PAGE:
Academic journal article Southeast Asian Affairs

MYANMAR: Secret Talks and Political Paralysis

Academic journal article Southeast Asian Affairs

MYANMAR: Secret Talks and Political Paralysis

Article excerpt

Donald M. Seekins

On 10 December 1991, Alexander Aris accepted the Nobel Peace Prize in Oslo on behalf of his mother, Daw Aung San Suu Kyi, who was under house arrest in Yangon. Two days short of ten years later, on 8 December 2001, Peace Prize laureates gathered at Norway's Parliament Building to commemorate the democracy leader who could not attend the function because she was again under house arrest.1

The year 1991 was a year of hopes disappointed. Daw Suu Kyi's party, the National League for Democracy (NLD), had won a landslide victory in the 27 May 1990 general election. It seemed that Myanmar's military government at the time, the State Law and Order Restoration Council (SLORC), could not withstand the momentum of political change supported by the international community. After the passage of a decade, however, change has been minimal and the NLD has been crippled by the junta's repression. In 2001, more sober, cautious hopes rested on talks between Daw Suu Kyi and the State Peace and Development Council (SPDC), as the SLORC has been known since 1997.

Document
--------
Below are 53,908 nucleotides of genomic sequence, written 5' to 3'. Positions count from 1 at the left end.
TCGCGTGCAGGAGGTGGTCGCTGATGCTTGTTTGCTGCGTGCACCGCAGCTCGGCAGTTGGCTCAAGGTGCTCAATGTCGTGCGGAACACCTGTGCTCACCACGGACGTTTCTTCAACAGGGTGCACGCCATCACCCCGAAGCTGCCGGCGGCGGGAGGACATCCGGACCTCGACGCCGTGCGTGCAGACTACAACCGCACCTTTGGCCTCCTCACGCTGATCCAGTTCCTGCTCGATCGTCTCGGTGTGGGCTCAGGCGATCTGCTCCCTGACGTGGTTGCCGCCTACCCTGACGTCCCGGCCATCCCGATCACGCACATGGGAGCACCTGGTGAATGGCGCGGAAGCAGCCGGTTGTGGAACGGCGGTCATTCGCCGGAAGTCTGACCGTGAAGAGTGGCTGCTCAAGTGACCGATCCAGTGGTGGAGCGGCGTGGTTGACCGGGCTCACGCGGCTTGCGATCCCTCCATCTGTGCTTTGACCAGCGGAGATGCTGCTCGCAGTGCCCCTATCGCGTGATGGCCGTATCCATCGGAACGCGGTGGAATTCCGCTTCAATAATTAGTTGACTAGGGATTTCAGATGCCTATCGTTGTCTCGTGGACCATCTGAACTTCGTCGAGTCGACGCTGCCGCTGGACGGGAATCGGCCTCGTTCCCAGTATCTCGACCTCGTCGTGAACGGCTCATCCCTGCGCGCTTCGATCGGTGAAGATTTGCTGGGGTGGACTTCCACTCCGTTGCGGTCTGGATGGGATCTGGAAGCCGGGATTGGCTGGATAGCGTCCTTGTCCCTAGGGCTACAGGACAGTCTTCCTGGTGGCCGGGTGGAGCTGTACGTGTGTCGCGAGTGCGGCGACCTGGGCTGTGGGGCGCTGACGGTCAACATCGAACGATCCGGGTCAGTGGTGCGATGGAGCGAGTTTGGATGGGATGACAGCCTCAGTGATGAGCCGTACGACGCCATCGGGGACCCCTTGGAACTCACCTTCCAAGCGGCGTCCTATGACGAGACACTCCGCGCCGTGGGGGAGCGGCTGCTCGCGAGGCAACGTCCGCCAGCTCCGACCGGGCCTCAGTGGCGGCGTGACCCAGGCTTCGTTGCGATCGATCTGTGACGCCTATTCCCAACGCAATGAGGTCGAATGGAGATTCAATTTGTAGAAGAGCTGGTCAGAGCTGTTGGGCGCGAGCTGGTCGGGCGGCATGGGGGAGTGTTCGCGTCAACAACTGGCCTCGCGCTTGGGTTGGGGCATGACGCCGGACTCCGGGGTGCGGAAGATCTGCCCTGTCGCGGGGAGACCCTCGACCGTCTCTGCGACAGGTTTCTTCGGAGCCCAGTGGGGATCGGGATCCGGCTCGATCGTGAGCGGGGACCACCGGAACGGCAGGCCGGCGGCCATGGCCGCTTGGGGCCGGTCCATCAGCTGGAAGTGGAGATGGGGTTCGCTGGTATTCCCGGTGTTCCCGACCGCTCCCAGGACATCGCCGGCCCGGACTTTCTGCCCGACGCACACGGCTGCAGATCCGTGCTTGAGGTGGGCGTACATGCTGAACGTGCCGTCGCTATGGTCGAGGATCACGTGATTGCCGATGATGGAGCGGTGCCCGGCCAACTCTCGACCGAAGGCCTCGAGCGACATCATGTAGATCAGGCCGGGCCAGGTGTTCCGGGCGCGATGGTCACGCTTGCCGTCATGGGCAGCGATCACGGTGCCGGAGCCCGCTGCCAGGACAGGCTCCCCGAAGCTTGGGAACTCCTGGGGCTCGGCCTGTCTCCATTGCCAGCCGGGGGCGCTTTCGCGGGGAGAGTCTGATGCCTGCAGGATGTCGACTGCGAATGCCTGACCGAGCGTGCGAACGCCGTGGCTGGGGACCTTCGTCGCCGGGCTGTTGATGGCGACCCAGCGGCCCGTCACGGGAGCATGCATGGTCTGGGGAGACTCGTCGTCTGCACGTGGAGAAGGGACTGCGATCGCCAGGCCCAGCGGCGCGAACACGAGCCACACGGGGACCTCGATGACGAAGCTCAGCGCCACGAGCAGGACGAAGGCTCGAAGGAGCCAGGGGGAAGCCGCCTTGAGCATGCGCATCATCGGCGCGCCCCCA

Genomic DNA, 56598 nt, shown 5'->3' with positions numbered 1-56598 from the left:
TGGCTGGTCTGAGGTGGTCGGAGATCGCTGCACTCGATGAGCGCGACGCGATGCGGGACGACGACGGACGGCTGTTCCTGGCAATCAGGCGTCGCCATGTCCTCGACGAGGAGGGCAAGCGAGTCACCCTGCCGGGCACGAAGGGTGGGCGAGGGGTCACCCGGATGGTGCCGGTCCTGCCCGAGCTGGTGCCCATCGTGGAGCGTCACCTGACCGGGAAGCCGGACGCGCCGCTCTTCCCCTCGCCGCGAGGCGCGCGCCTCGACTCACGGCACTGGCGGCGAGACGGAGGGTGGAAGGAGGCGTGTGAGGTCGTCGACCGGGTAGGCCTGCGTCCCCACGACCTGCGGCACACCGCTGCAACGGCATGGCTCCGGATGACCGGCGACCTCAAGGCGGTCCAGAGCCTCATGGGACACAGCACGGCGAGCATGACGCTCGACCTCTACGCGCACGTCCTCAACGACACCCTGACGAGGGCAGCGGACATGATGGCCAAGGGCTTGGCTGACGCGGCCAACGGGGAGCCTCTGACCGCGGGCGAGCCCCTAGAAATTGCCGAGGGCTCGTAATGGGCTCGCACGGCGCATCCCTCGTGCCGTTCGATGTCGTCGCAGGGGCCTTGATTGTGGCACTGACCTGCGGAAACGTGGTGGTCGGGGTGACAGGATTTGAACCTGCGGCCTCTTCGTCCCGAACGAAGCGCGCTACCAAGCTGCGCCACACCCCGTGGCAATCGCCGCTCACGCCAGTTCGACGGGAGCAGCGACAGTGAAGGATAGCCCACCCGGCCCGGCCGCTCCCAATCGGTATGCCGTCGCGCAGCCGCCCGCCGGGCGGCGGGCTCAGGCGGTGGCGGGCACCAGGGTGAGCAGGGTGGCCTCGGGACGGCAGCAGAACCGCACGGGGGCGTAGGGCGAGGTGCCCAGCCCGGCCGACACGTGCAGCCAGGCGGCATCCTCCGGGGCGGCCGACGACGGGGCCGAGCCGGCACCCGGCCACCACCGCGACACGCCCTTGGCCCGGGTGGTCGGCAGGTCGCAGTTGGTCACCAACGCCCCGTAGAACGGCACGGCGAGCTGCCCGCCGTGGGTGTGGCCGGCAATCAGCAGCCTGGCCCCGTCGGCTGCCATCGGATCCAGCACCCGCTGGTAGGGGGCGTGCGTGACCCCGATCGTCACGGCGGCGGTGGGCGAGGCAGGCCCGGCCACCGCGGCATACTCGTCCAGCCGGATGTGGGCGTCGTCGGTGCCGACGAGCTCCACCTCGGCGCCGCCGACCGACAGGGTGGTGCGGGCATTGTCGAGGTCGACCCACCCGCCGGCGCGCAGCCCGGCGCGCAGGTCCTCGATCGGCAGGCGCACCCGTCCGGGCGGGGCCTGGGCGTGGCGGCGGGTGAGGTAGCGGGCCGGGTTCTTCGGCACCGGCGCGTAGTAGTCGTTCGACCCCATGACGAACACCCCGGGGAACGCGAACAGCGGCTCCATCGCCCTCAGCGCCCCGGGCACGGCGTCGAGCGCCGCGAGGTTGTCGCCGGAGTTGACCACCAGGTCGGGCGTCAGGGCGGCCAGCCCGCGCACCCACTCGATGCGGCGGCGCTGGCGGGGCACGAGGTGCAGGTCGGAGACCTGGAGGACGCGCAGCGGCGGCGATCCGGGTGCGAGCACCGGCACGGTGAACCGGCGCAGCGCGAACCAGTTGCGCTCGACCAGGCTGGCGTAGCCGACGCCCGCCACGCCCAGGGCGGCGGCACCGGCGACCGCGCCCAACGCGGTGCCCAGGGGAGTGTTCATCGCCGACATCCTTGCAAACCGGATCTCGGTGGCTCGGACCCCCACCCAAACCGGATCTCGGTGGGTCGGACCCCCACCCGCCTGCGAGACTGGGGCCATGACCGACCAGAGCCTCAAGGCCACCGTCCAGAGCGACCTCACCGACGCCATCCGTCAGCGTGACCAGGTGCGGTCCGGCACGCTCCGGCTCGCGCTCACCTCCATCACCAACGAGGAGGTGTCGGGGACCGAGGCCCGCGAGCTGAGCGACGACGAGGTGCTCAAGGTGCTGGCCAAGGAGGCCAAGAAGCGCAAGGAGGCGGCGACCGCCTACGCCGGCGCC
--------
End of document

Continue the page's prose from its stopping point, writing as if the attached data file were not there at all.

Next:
When the talks were announced in January 2001, Myanmar expatriates and foreign observers were cautiously optimistic. The All Burma Students' Democratic Front (ABSDF), a major dissident group based in Thailand, called them "the most positive sign we've seen since the general election held in 1990".2 However, as the year wore on, hope turned to scepticism. The secret nature of the talks and the lack of results indicated that neither side was in a position --- at least over the short term --- to make meaningful concessions. …

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